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How We Built the Bomb (2015)

In 1943, top scientist from around the country receive a mysterious and classified letter, it says "Go to 109 East Palace Avenue, Sante Fe, New Mexico. There you will find out how to ... See full summary »


Seth Skundrick


David Boodell




Credited cast:
T.J. Mannix T.J. Mannix ... Hans Bethe
Katie Morrison
Richard O'Brien ... General Groves
Jake Paque ... Robert Wilson
Michael Raver ... Richard Feynman
Ben Reno Ben Reno ... Harold Agnew
Marc Wooters Marc Wooters ... Robert Oppenheimer


In 1943, top scientist from around the country receive a mysterious and classified letter, it says "Go to 109 East Palace Avenue, Sante Fe, New Mexico. There you will find out how to complete your trip." Upon arriving they are transported to a lonely mesa, this will be their home for the next two years. Here amongst the sand and rock, cactus and weeds, barracks and shacks, in this primitive place they would change everything, invent new science, win a world war and bring everyone closer to extinction. Written by Anonymous

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reenactment | See All (1) »


Documentary | Drama

User Reviews

Some New Stuff.
28 January 2018 | by rmax304823See all my reviews

There have been a number of feature films and documentaries about the building and the delivery of what was called in 1945 "the atomic bomb." Each is different from the others in its focus.

It's interesting to witness the evolution of the character of Leslie Groves, the army engineer in charge of security and discipline at Los Alamos. Here, he's an unimaginative, somewhat ambitious pragmatist. In "Day One," Brian Dennehy gave us a proud army officer faced with a challenging task. In "Oppenheimer", Groves was a jealous, suspicious, man trying with some success to control the impudent egg heads under his command. In "Fat Man and Little Boy," Paul Newman project a gruff and practical man of action.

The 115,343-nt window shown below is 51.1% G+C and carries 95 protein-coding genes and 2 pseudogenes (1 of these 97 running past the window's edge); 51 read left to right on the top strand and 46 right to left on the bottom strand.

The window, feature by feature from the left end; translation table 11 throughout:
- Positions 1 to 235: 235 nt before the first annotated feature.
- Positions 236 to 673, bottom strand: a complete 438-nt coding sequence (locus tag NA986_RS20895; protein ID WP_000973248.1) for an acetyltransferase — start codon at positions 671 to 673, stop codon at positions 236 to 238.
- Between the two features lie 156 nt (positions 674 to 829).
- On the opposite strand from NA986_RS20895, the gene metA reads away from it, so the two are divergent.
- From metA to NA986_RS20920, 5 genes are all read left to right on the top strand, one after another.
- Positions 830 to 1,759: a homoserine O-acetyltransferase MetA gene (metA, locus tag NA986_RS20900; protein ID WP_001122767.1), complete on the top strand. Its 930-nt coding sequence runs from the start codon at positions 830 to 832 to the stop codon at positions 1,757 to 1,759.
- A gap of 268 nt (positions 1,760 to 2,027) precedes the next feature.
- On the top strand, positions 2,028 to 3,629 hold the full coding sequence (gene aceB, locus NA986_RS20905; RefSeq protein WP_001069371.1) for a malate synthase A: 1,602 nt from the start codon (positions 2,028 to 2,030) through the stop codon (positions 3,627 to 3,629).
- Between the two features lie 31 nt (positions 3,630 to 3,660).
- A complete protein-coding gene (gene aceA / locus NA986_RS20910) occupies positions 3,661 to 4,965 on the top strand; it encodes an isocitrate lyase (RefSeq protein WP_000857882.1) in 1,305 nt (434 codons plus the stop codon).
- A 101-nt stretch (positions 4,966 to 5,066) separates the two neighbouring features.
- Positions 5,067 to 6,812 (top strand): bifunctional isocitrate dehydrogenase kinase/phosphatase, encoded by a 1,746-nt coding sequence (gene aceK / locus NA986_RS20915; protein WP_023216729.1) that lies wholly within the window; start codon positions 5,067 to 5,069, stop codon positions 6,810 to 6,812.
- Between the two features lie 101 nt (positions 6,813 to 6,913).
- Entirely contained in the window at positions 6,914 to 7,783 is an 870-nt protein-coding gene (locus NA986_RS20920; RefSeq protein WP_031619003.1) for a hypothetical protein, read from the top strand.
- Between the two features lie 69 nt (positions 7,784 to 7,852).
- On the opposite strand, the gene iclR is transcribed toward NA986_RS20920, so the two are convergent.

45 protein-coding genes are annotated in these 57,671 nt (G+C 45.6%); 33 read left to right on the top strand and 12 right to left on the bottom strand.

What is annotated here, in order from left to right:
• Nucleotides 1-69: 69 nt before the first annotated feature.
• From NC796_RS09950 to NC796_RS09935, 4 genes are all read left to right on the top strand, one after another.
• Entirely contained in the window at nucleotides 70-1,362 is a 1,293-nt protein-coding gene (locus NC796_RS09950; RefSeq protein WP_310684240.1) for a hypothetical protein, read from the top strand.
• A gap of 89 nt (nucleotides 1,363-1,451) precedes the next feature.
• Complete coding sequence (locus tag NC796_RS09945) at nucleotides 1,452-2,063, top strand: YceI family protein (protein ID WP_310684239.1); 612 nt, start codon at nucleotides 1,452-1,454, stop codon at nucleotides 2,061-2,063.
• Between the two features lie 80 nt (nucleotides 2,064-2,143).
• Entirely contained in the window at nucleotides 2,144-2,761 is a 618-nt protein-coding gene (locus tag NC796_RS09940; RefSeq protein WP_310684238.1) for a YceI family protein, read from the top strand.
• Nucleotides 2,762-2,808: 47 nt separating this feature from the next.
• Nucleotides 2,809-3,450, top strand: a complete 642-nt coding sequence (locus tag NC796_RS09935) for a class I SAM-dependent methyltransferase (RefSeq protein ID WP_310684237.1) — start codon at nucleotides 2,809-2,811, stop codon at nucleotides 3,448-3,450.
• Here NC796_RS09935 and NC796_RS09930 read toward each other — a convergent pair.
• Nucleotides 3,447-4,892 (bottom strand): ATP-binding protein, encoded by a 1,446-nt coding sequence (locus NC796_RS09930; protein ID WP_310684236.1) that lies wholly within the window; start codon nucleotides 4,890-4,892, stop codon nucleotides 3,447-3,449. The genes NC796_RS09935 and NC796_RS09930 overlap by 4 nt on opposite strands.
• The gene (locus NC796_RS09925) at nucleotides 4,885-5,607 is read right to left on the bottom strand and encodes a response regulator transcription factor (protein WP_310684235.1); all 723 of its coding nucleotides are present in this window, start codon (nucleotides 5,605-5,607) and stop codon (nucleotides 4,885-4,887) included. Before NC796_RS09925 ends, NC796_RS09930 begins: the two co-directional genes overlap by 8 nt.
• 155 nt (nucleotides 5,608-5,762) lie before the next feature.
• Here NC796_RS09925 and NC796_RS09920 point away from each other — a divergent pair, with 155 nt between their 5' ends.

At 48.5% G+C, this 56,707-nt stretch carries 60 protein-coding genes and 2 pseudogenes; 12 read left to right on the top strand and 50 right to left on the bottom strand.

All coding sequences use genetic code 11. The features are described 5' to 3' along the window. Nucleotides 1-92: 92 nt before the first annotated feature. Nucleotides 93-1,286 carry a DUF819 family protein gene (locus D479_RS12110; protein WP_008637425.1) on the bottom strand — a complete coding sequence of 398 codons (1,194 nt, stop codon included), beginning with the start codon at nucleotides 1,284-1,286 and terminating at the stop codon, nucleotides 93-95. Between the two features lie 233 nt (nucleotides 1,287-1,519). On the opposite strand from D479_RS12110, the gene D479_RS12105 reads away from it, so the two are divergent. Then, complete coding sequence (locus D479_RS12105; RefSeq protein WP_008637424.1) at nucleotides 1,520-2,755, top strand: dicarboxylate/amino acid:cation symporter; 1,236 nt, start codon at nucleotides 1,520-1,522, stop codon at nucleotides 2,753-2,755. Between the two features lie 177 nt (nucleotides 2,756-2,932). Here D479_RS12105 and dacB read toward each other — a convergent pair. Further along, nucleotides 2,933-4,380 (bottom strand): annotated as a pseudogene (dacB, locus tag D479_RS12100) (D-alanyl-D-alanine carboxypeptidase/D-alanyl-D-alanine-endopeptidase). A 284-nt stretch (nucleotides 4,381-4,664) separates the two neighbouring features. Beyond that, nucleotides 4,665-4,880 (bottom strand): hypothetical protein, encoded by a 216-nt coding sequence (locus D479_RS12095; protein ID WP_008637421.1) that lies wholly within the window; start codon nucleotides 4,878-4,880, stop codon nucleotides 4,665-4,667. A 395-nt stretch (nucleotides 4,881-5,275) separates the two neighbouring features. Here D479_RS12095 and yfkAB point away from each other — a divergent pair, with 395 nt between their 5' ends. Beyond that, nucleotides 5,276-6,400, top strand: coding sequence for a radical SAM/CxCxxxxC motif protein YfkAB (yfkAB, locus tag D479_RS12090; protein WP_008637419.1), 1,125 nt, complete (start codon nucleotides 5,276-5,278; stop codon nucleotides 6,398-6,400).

The character of Oppy usually remains about the same, brilliant, a good organizer, whose career was torpedoed during congress's post-war hunt for Soviet sympathizers who might be spies. Oppy, who wrangled the whole untethered mess together and brought about the quick victory in the Pacific, lost his security clearance and was sent into exile, if you can convince yourself that a position at the Institute for Advanced Studies at Princeton is "exile." Well, maybe it is. Princeton only had one decent French restaurant.

It's an arty kind of flick, consisting of interviews with actors playing the parts of the real characters while being interviewed by an off-camera reporter. There is some interpolated footage of the goings on at the Los Alamos base.

There is some new material too. Claus Fuchs, one of three Soviet spies, gets to make a brief statement. The late Richard Feyman, rarely if ever mentioned in the other treatments, is as close to a central figure as w get -- an engaging graduate student at the time who was later able to explain in plain English to an astonished public, why the Challenger had exploded in flight.

"Oppenheimr" is probably the most nuanced and thorough of the lot, but this isn't bad.

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Release Date:

16 July 2015 (USA) See more »

Also Known As:

Proyecto Manhattan See more »

Filming Locations:

New York City, New York, USA

Company Credits

Production Co:

New Animal Productions See more »
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